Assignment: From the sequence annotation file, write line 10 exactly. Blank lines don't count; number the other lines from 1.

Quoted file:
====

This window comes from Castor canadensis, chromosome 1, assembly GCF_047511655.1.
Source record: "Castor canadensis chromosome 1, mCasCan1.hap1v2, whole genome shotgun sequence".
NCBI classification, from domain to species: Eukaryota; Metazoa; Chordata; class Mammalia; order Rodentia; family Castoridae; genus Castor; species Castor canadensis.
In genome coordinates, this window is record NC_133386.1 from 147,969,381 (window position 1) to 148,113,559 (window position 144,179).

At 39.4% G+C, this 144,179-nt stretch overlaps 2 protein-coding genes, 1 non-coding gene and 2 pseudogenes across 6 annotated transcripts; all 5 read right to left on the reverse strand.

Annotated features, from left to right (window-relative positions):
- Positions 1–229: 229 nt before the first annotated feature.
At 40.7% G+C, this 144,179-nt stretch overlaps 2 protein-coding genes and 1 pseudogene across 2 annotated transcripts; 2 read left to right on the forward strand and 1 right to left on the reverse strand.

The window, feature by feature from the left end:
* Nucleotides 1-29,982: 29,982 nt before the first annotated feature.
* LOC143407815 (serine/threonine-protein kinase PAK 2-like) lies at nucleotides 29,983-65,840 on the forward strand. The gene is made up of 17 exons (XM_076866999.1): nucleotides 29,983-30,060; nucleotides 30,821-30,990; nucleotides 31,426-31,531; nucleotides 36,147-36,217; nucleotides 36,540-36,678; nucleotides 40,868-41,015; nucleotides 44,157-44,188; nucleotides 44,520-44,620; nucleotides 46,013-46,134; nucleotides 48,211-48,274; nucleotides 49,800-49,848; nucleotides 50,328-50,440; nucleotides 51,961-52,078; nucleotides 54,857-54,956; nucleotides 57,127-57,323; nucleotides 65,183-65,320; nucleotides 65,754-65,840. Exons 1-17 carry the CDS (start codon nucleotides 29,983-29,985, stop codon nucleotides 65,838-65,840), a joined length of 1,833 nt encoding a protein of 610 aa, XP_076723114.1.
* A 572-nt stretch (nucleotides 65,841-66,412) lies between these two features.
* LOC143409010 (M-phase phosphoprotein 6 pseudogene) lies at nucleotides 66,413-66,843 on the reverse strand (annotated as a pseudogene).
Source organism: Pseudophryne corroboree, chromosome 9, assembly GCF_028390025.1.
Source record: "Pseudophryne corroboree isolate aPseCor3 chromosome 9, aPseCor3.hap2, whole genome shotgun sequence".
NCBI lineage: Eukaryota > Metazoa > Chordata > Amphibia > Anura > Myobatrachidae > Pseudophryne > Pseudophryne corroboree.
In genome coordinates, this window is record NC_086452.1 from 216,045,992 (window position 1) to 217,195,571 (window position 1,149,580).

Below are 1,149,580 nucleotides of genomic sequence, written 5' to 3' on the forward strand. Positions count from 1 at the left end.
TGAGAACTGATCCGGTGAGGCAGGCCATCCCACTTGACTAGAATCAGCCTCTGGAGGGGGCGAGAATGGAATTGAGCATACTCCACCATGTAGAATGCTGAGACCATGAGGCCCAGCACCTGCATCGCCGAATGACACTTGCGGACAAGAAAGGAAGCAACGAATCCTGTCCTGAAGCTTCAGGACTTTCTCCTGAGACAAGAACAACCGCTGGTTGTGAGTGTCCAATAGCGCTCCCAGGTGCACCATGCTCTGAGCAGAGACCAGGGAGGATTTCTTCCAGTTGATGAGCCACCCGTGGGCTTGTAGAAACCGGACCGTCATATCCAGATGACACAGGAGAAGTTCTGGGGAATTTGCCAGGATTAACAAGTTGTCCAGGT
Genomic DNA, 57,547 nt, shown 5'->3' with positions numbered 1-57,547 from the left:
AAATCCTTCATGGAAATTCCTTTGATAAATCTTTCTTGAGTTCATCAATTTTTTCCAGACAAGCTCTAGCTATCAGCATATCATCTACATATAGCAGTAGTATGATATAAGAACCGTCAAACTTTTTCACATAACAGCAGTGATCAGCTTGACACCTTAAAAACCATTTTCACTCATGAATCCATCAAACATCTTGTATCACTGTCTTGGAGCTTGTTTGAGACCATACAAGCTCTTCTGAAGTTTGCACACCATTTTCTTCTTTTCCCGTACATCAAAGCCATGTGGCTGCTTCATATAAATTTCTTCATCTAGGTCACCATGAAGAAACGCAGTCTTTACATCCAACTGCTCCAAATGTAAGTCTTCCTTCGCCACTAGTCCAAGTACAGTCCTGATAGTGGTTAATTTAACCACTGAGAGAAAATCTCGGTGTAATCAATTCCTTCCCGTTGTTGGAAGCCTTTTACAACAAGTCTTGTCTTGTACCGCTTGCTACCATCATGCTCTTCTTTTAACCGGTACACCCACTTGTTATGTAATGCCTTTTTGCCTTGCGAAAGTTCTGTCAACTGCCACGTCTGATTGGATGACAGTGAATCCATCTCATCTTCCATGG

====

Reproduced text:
* Nucleotides 1-29,982: 29,982 nt before the first annotated feature.